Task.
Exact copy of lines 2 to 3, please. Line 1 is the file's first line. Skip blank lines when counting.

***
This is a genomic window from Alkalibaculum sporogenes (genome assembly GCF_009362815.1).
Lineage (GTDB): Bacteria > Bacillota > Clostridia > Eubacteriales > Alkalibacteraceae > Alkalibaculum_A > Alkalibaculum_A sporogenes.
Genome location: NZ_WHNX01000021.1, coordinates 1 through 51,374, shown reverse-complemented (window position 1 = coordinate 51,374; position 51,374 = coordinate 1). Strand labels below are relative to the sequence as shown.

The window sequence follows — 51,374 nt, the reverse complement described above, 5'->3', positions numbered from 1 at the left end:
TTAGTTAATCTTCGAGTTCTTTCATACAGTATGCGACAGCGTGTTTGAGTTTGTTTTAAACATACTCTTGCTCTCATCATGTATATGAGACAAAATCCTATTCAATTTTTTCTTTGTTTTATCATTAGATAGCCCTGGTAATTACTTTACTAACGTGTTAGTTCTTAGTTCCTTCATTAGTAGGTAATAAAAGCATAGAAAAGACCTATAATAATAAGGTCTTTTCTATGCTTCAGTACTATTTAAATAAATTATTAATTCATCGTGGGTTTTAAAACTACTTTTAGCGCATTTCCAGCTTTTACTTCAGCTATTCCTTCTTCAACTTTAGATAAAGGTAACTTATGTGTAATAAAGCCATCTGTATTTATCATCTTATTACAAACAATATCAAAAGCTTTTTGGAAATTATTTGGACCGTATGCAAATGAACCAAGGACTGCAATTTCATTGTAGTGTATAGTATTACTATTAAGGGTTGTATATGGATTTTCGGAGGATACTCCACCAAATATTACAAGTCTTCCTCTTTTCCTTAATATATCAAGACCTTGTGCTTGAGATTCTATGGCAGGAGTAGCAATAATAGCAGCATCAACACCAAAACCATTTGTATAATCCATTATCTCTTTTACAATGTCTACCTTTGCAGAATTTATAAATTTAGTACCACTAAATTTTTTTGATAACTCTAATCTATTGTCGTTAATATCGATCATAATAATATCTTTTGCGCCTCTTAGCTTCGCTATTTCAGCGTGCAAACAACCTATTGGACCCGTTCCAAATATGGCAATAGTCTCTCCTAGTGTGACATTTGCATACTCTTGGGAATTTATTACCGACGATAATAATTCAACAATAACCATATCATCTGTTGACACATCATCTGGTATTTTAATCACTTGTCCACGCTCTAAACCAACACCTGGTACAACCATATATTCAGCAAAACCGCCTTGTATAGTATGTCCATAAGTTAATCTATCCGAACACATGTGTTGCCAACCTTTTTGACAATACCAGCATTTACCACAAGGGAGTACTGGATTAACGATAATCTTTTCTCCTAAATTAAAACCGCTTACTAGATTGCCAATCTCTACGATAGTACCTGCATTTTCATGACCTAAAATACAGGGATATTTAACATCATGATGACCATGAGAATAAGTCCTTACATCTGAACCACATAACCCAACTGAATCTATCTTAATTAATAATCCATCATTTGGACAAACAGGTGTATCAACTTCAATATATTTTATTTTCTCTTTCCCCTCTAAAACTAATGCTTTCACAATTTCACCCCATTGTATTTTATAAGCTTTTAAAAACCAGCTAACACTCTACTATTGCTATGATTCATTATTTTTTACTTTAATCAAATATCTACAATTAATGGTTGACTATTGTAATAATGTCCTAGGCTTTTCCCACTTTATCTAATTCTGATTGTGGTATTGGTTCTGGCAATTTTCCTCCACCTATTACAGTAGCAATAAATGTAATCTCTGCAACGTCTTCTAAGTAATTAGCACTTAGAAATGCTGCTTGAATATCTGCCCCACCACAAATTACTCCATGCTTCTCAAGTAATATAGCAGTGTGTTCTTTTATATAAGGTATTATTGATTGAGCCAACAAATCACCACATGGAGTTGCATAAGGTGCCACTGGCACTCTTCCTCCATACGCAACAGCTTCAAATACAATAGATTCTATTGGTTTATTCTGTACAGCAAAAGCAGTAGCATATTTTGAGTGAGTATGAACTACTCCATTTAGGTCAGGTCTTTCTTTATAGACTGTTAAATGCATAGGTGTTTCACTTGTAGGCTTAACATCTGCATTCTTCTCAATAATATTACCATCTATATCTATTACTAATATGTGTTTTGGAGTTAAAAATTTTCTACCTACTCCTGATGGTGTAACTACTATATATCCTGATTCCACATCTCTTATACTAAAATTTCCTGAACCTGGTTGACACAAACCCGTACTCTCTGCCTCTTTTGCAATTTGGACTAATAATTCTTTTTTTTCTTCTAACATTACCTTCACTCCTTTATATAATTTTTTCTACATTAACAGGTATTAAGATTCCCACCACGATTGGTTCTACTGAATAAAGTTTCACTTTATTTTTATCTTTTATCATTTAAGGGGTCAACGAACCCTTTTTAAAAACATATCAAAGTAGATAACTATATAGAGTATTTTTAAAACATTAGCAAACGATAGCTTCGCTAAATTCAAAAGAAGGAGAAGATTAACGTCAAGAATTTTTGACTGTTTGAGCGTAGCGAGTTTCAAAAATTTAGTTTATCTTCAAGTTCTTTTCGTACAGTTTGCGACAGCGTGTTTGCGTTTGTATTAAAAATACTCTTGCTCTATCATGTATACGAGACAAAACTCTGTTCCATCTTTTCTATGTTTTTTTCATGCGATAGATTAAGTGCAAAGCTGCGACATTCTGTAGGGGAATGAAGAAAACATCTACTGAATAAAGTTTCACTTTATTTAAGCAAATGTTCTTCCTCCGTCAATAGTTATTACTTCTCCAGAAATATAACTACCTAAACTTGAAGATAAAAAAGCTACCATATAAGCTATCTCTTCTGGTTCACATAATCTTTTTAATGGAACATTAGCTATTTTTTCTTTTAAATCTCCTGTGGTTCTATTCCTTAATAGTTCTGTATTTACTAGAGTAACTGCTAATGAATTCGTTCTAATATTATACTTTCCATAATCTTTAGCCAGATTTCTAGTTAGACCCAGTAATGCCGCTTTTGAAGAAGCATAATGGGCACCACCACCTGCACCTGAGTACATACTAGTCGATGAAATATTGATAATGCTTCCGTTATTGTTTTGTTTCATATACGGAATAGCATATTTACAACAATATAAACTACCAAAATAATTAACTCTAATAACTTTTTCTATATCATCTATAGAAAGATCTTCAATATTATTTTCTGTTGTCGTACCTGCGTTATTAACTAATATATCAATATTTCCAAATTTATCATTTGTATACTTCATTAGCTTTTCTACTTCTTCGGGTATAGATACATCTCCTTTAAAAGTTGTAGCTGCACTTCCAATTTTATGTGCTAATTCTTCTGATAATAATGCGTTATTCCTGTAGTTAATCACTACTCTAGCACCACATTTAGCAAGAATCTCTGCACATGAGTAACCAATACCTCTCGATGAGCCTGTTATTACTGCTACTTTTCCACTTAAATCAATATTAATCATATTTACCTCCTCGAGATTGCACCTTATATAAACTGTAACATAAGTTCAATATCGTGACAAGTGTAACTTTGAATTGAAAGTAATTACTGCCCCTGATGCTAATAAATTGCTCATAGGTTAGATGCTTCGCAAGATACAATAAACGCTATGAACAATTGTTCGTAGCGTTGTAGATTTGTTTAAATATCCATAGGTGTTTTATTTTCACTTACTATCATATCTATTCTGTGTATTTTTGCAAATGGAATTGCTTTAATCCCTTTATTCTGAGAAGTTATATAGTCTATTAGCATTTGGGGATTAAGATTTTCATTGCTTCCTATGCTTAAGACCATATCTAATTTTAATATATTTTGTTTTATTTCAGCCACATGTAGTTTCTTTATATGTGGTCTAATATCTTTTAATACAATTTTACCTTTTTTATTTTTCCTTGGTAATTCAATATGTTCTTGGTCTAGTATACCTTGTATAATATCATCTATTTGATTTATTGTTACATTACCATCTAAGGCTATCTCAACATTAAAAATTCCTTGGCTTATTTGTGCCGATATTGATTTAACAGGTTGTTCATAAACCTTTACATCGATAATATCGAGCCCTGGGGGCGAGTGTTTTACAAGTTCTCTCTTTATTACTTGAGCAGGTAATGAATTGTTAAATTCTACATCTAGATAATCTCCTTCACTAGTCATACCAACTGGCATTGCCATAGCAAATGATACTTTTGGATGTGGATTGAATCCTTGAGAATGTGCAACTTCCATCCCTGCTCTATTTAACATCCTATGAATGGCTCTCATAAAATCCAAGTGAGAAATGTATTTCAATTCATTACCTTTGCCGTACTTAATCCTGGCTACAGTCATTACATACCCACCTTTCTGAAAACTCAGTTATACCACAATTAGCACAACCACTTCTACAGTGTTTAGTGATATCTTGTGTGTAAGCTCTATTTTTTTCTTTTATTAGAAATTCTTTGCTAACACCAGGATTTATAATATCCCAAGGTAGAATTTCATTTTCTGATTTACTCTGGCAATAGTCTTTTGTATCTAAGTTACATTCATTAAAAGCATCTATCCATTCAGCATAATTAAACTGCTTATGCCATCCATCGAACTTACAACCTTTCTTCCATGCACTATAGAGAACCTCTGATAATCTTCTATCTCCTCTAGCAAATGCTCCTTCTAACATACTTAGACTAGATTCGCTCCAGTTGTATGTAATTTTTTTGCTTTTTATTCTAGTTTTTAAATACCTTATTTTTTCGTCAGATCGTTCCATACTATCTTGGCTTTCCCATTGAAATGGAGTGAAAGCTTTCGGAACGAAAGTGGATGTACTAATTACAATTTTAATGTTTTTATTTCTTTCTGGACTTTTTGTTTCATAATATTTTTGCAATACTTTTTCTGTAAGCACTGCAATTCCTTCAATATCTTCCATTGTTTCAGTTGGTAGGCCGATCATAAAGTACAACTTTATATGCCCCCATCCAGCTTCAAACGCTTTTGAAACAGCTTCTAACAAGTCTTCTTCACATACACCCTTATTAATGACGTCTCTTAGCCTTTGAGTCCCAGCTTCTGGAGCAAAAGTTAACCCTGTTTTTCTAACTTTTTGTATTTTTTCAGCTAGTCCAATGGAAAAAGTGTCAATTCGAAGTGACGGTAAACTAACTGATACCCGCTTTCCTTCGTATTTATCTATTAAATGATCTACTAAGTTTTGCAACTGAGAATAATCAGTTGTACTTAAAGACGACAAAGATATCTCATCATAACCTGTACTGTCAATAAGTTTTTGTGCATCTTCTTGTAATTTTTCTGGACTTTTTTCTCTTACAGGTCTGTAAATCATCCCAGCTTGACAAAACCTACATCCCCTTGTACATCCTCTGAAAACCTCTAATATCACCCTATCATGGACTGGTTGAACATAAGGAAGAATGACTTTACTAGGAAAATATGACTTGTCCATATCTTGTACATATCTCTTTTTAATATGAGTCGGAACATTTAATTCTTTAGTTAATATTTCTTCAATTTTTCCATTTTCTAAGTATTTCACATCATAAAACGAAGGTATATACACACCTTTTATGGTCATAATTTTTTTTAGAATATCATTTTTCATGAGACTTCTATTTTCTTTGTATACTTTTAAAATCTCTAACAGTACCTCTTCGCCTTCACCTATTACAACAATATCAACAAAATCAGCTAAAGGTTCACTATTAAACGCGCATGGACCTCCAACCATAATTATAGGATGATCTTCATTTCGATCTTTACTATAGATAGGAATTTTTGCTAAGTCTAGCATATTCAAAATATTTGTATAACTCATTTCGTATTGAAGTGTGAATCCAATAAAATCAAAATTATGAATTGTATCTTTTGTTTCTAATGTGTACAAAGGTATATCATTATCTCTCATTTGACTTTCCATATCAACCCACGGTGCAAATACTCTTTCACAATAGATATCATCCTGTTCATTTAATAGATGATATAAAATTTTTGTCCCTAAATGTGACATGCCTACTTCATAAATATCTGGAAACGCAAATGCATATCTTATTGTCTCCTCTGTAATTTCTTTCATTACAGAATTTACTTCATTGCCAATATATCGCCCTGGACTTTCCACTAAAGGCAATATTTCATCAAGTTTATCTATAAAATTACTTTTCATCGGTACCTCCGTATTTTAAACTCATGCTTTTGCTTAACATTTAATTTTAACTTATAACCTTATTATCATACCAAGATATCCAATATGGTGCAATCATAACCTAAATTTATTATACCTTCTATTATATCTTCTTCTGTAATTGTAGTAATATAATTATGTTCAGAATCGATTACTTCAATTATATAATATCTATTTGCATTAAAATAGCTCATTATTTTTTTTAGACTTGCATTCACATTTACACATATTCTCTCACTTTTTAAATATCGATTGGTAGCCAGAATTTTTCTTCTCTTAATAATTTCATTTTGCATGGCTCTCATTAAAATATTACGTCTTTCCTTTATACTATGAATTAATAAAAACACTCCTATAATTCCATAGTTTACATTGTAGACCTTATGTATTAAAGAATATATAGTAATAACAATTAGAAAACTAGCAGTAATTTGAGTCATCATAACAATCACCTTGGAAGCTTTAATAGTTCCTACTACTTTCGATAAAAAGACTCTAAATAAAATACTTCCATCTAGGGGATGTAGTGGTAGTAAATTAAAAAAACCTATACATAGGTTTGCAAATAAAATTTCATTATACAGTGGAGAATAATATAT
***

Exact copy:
Lineage (GTDB): Bacteria > Bacillota > Clostridia > Eubacteriales > Alkalibacteraceae > Alkalibaculum_A > Alkalibaculum_A sporogenes.
Genome location: NZ_WHNX01000021.1, coordinates 1 through 51,374, shown reverse-complemented (window position 1 = coordinate 51,374; position 51,374 = coordinate 1). Strand labels below are relative to the sequence as shown.